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The Study And Comparison of Two Short Stories Of The Murder Mystery Genre - The two stories are, "Lamb to the Slaughter" by Road Dahl, and, "The Speckled Band" by Sir Arthur Conan Doyle.

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Introduction

English Coursework 14/3/02 The Study And Comparison of Two Short Stories Of The Murder Mystery Genre Recently I have been reading and analysing two short stories. The two stories are, "Lamb to the Slaughter" by Road Dahl, and, "The Speckled Band" by Sir Arthur Conan Doyle. Both these short stories share the fact that they are both based on a murder mystery genre. Besides the obvious similarities involved in both stories, the two are very different. In this essay I will be comparing and contrasting the two stories. Both stories comprise of victims, detectives, a murderer and of course the murder itself but these ingredients used to make the murder mystery story have been arranged in different ways in both of the stories and it is interesting to see how different they are. Dahl's story is based on a very consistent pregnant housewife, who learns that her husband is going to leave her, for some reason unknown to us, and kills him, quite ironically, with a frozen leg of lamb. Conan Doyle's short story is much more detailed than that of Dahl's, and consists of much more mystery and suspense. The story is written from the point of view of Watson, the sidekick to probably the most famous fictional detective Sherlock Holmes, telling of one of the cases they solved. The story unfolds about a woman seeking the help of Sherlock Holmes after her sister died and she herself was in fear of her life. She suspects her somewhat deranged stepfather of being the killer. Sherlock Holmes takes up the case and goes on to solve the mystery. ...read more.

Middle

Miss Stoner's sister was a victim to the foul ways of her stepfather, Dr Roylott. Miss Stoner again herself is a victim as it is Doctor Roylott's intention to kill her also. Miss Stoner first meets Mr Holmes in a state of terror as she is in fear of her life as she suspects Dr Roylott of killing her sister and attempting to kill her, but has no evidence to prove it. Miss Stoner says, "It is fear, Mr Holmes. It is terror." Dahl shows us how Miss Stoner feels by describing her, "...she was indeed in a pitiable state of agitation, her face all drawn and grey, with restless, frightened eyes, like those of some hunted animal. Her features and figure were those of a woman of thirty, but her hair was shot with premature grey, and her expression was weary and haggard." These lines let us experience the fear that she is feeling. The murderer in, "The Speckled Band" is truly a horrific character. Dahl builds up our emotions of anxiety and suspense when Dr Roylott bursts into Mr Holmes home. It is the way that Conan Doyle describes this man that really makes you sense the evilness of this character, and right from the first moment he appears in the story you can tell that he has had something to do with this devious act. Such a description would be, "A large face, seared with a thousand wrinkles, burned yellow with the sun, and marked with every evil passion, was turned from one to the other of us, while his deep-set, bile-shot eyes, and the high thin fleshless nose, gave him somewhat the resemblance to a fierce old bird of pray." ...read more.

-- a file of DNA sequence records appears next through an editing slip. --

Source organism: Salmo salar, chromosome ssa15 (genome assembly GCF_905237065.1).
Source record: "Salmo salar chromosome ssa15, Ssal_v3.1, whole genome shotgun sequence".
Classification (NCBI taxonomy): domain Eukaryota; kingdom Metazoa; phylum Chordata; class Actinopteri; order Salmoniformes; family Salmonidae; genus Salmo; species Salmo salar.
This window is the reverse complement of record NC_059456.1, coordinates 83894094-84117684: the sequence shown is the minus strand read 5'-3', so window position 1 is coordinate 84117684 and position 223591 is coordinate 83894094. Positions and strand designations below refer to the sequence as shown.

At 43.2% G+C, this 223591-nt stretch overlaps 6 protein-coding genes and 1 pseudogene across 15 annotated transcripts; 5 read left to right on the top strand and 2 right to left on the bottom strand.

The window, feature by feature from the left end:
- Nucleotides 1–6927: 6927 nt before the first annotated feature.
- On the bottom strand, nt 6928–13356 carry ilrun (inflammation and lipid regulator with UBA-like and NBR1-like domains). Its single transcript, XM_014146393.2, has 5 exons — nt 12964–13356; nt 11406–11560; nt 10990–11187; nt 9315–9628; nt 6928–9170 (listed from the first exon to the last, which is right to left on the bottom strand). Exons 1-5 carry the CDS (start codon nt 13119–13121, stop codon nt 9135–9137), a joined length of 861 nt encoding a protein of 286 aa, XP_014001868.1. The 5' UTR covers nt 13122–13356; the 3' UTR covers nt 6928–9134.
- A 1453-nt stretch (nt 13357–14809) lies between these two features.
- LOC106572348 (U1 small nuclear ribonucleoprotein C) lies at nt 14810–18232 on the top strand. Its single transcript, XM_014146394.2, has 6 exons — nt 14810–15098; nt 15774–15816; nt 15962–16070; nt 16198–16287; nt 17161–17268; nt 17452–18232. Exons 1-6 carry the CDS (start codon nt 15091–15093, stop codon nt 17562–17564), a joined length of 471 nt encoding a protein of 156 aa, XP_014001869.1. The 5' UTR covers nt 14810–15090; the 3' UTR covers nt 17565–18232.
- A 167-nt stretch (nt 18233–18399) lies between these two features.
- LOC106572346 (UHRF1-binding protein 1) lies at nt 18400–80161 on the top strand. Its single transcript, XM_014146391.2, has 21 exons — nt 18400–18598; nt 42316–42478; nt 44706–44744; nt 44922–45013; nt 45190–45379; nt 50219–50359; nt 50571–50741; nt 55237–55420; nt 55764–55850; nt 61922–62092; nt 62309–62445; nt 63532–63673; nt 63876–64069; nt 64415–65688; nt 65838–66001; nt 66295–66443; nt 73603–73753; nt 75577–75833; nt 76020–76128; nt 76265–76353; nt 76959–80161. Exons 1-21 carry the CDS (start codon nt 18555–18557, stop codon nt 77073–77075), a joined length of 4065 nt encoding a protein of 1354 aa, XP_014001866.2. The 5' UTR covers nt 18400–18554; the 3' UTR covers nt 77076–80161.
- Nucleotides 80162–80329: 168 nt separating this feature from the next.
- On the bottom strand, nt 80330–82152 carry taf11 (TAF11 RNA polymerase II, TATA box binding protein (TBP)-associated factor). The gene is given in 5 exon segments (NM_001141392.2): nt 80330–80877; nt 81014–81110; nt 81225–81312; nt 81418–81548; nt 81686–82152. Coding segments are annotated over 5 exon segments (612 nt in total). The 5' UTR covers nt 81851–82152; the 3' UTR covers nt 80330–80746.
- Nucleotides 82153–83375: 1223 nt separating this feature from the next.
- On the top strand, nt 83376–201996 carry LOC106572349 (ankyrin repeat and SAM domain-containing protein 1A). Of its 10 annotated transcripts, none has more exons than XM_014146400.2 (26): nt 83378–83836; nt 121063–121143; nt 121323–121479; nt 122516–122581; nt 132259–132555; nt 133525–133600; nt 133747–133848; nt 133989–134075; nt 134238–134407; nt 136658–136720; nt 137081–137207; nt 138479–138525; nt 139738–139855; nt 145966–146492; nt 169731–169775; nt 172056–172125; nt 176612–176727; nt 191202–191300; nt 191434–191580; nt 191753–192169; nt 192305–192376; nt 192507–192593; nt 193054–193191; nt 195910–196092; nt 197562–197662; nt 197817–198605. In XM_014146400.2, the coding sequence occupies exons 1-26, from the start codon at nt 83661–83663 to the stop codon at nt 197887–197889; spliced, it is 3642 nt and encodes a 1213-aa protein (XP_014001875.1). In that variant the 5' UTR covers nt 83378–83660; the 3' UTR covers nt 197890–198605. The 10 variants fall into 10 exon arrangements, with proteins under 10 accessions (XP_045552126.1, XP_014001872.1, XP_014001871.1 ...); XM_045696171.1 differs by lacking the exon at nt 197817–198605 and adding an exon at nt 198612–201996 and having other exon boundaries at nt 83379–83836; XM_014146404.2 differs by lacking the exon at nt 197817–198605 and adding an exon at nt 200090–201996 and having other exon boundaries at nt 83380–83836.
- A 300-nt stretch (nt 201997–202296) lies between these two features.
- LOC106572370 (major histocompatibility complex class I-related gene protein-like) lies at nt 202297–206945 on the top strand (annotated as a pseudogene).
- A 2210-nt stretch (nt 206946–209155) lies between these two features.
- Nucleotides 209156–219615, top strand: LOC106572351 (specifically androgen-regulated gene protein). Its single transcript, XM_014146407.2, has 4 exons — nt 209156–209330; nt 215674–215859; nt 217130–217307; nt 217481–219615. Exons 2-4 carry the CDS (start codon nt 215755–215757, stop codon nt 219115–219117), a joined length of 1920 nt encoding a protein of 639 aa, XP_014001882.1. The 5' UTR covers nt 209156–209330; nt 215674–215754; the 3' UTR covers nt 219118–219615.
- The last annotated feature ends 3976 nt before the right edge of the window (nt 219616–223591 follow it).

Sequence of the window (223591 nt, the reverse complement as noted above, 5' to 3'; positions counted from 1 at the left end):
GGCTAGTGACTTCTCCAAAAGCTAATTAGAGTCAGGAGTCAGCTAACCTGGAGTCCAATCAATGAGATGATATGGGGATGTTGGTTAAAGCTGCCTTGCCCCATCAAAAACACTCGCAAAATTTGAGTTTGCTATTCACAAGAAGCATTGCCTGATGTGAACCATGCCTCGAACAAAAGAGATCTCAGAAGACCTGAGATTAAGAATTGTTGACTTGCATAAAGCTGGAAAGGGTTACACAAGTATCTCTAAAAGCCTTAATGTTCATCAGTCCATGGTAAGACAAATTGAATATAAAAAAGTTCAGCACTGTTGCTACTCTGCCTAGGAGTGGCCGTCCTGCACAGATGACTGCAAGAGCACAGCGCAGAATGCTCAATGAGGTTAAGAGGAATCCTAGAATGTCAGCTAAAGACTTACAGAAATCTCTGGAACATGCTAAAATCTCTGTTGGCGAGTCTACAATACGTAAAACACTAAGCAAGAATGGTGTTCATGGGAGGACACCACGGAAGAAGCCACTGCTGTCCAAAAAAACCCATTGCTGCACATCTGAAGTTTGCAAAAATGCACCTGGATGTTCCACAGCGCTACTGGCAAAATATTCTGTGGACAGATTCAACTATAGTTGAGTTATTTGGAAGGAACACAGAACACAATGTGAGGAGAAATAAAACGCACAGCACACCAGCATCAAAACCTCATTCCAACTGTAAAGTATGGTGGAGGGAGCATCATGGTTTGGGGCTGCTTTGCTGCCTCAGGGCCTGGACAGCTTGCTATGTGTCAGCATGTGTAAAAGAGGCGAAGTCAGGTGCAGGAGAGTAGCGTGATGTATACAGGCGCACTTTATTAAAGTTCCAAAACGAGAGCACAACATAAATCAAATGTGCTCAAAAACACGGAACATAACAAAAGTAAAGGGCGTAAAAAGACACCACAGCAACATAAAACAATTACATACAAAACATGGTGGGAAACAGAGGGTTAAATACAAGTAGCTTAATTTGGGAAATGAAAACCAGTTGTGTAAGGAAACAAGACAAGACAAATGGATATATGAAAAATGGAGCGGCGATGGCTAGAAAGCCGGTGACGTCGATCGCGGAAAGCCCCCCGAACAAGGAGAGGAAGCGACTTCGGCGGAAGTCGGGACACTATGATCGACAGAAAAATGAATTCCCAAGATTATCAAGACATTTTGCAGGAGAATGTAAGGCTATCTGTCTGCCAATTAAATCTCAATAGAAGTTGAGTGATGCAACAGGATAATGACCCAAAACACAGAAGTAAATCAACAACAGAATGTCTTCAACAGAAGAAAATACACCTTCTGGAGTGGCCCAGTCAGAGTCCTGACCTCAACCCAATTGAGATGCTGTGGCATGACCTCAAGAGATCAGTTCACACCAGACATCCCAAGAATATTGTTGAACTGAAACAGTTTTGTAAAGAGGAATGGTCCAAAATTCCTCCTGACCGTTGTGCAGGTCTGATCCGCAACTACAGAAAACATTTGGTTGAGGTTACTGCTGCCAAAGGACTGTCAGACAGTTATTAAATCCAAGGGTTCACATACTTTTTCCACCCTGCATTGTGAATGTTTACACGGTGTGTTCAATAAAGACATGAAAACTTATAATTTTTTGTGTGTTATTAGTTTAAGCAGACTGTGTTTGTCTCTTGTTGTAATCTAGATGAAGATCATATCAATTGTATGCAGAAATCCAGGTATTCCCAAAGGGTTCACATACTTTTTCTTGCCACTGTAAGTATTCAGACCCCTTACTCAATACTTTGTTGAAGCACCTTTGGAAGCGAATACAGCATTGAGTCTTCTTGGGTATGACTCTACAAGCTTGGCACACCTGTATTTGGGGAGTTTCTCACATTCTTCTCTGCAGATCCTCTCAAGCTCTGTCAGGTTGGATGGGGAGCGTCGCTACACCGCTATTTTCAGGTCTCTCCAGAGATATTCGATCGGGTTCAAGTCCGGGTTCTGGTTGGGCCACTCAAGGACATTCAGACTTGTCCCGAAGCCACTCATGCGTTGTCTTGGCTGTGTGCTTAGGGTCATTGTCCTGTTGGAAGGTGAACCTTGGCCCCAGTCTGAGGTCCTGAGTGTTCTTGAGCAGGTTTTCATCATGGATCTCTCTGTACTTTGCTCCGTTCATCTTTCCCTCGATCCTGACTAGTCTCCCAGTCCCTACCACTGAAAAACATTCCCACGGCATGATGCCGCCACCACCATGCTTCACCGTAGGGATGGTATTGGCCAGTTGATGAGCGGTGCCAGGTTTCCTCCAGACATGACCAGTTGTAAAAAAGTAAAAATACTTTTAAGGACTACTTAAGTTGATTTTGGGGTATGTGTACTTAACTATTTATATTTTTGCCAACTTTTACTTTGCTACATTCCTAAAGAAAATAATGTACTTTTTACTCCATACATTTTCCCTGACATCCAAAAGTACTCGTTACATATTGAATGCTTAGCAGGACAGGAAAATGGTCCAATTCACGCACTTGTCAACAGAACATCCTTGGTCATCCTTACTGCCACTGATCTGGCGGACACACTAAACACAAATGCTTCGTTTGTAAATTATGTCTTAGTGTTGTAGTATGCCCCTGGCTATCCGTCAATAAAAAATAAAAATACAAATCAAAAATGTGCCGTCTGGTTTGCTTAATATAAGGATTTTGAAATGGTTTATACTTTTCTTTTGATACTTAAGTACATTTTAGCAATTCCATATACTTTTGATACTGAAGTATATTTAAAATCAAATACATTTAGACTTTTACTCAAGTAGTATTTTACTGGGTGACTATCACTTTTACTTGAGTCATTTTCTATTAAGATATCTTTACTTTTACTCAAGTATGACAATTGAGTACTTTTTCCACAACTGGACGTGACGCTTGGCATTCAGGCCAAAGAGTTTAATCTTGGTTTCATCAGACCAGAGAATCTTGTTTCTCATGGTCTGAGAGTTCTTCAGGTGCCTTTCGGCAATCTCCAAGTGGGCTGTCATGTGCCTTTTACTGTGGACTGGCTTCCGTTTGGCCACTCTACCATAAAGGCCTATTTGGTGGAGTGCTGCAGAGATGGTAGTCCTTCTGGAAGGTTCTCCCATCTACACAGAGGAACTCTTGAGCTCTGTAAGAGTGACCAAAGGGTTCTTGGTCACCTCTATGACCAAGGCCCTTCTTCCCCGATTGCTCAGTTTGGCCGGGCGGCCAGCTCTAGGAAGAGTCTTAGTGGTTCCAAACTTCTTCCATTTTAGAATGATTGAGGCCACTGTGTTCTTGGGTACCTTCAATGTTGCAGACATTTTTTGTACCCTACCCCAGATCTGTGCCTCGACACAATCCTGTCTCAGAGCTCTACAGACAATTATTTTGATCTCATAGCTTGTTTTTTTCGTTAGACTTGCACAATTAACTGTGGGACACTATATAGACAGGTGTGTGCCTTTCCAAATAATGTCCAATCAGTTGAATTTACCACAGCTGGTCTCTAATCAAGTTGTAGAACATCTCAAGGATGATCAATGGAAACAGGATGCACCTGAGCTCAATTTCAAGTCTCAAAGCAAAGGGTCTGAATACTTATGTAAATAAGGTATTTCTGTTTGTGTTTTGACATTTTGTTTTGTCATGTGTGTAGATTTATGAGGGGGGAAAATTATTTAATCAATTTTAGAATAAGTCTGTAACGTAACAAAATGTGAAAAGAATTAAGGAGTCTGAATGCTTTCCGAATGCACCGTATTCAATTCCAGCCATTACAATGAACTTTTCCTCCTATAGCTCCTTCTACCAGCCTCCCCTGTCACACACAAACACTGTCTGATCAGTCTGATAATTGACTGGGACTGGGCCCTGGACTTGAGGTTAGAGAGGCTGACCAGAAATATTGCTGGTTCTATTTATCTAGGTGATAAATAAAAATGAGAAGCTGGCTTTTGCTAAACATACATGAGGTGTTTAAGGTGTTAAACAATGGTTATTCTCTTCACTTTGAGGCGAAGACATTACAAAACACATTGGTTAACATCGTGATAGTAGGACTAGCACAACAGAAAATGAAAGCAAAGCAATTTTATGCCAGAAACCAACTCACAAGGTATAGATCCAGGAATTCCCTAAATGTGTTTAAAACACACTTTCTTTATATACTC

Conclusion

Suspense plays a bit part in, "The Speckled Band," and Conan Doyle builds it up through the whole story. The main build up of suspense in the story is the way that Conan Doyle keeps us from knowing who is the killer and how he is killing his victims. We get the impression straight away that the murderer is Dr Roylott, but what really intrigued me was how he was killing his victims. This in comparison with, "Lamb to the Slaughter," is very different. Dahl lets us know straight away who the murderer was and what she did. It was a different type of story that did not rely on suspense. Whilst "The Speckled Band," is based on the detective work and the cracking of the case, "Lamb to the Slaughter," is based on this woman escaping the law and not getting caught. Both of the two stories had different effects on me. I did not enjoy reading, "Lamb to the Slaughter," because Dahl told us exactly what was going on and there was nothing left to the imagination. On the contrary, "The Speckled Band," did run away with my imagination and the combination of wits, cunning, evil and mystery make this a great murder mystery story. I found the story livelier and there was a great sense of anticipation, as I wanted to read on and on and find out exactly how Mr Holmes solved the case. Dahl's story was more focused on the murderer and the crime itself, whilst as Conan Doyle's story was based on the detective and his logical mind. Both are good crime stories and each have their own way of building up emotions in us. I hope to read more of Conan Doyle's work. ...read more.

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